Sara Japhet and Robert B. Salters, two highly respected scholars’ editing and translation of Rashbam’s commentary on Qoheleth (also spelt Kohelet, Ecclesiastes in English) is excellent. Rashbam was one of Jewry’s most supreme rational Bible commentators, part of a trio of top Jewish medieval rationalist, along with Maimonides and Abraham ibn Ezra. He was the grandson of the famed Bible and Talmud commentators Rashi (1040-1105), who based his commentaries in large part on fables and parables drawn from midrashim, and who Rashbam argued vociferously against in his own commentary.[1]

Rashbam was born between 1080 and 1085, and died around 1158. He probably made his living from sheep-raising, in conformity with the then existing custom of rabbis not requiring payment for teaching or other rabbinical work, but having an independent source of income. He wrote brilliant commentaries on almost all the books of the Bible, but most of his writings have been lost. He stressed the “literal” method of interpretation, what the biblical words actually mean in the context of the section in which they appear.

Rashbam was the first scholar to recognize that the first two sentences of Qoheleth and the last seven were not written by the book’s author, but were added to the book by its editor. The editor summed up the book’s message as he understood it in the introductory two verses and the last seven.

Many scholars today accept Rashbam’s understanding. However, although not discussed by Japhet and Salters, arguably the first seven verses of this last chapter were also added by the editor, making the entire last chapter an addition to what the original author wrote. For while the first eleven chapters of Qoheleth speak about the vanities of life, the tone, message, and even wording of the final chapter is radically different from what precedes, and seems to contradict what is said there. In the former chapters, as will be seen, the author mentions the benefits of wisdom more than once and stresses that this is the kind of life that should be lead. He never speaks of benefits from keeping God’s commands. He even seems to deny the existence of life after death. In contrast, chapter 12 warns the reader to remember God, people should repent, and a person’s spirit (ruach) will return to God.[2]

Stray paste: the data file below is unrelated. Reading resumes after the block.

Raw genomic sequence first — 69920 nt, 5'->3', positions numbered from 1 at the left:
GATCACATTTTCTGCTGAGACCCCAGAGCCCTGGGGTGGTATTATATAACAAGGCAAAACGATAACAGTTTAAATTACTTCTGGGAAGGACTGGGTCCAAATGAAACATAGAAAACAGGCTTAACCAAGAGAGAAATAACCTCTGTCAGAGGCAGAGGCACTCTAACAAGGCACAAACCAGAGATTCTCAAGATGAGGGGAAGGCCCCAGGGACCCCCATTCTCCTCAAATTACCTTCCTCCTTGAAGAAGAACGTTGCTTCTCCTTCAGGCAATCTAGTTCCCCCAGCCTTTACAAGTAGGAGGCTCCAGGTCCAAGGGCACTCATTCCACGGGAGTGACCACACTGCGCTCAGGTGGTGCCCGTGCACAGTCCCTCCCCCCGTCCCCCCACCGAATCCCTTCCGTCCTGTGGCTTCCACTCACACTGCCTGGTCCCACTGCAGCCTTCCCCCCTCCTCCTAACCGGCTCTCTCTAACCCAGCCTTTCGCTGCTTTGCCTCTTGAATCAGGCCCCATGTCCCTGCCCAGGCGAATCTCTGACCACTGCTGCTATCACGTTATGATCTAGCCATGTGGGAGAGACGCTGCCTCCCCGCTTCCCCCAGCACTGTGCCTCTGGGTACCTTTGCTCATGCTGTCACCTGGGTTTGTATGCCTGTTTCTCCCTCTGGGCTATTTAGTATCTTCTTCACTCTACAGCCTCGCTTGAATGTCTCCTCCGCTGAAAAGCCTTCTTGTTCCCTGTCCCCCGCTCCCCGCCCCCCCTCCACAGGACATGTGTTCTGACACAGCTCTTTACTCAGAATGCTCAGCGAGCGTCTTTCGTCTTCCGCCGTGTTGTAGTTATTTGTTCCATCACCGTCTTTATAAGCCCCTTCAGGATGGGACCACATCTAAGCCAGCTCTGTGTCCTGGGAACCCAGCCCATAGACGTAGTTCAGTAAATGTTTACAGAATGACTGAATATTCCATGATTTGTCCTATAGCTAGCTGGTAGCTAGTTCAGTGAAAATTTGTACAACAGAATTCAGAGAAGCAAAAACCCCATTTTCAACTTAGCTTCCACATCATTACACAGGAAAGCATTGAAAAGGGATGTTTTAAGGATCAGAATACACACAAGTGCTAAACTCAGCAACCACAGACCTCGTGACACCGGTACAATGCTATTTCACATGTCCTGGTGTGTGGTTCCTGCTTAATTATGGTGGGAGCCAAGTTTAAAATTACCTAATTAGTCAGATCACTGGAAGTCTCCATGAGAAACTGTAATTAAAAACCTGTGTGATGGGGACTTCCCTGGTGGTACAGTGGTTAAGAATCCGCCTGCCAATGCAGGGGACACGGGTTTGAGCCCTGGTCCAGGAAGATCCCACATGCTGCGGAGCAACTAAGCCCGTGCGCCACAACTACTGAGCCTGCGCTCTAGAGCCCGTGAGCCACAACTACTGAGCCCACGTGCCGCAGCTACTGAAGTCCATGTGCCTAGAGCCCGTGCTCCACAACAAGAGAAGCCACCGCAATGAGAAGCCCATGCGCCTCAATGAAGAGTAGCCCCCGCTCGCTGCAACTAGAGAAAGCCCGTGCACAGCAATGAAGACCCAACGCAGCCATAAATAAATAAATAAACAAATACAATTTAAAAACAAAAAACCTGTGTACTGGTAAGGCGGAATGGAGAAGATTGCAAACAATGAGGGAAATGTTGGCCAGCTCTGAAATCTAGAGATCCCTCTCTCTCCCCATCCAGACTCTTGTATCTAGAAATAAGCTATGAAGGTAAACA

Rashbam explains that the name Qoheleth means “assemble, gather,” He writes “Solomon is called Qoheleth because he gathered wisdom from all the people of the East, and became wiser than any man.” This view of Rashbam is contrary to the notion of many ultra-Orthodox Jews today who insist that Jews should not study secular matters and certainly not the views of non-Jews. However, it reflects the opinion of Maimonides, “The truth is the truth no matter what its source.”[3]

Rashbam notes that the phrase “this is vanity” occurs twenty-four times in the book’s twelve chapters and he explains that the author is describing his experiences and concludes that each is vanity.

Remarkably, in his commentary to 3:20, as previously mentioned, Qoheleth seems to deny life after death, for he explains that humans have no advantage over animals; when they die they “go to the same place, for they came from the dust and shall return to the dust.” This, as previously mentioned, is in stark contrast to chapter 12.

Qoheleth parallels Maimonides when he stresses the value of wisdom: “there is nothing in the world as important as wisdom.” It is “a strong tower to a wise man.” “The wisdom of a man makes his face light up and makes him glad.”[4]

Unfortunately, Qoheleth reflected the bias of his age: “I have found one man out of a thousand men, who is perfect in deeds, but I have not found a woman who is perfect and blameless in her actions, among all of these, that is, a thousand women.”

Another problematical Qoheleth belief is: “whoever keeps his (God’s) commandments shall neither experience any evil nor shall any evil happen to him.” Yet, there is a contradictory view in 9:3 where he states that both the good and bad people suffer misfortunes and calamities.[5] The first statement is contrary to the experience of virtually everyone.

Whether one agrees with the author of Qoheleth or not, the author’s view is worth considering, and this is most likely why the book was included in the Bible, and the interpretation of Rashbam’s commentary on his book by Japhet and Salters is enlightening.


[1] See references in E. E. Urbach, The Tosaphists: Their History, Writings and Methods. Jerusalem, 1968, page 45 notes 3-4, page 22 note 25.

[2] This last statement does not necessarily imply that there is an afterlife. Many scholars understand that the author is simply saying he dies and this is the end of him.

[3] Maimonides wrote in his Introduction to his Guide of the Perplexed that this is why he could draw knowledge from the Greek philosopher Aristotle.

[4] Rashbam also notes that when people strive to know things that are beyond their keen, they will fail (8:16); this too is vanity.

[5] The rabbis note more contradictory statements in the book.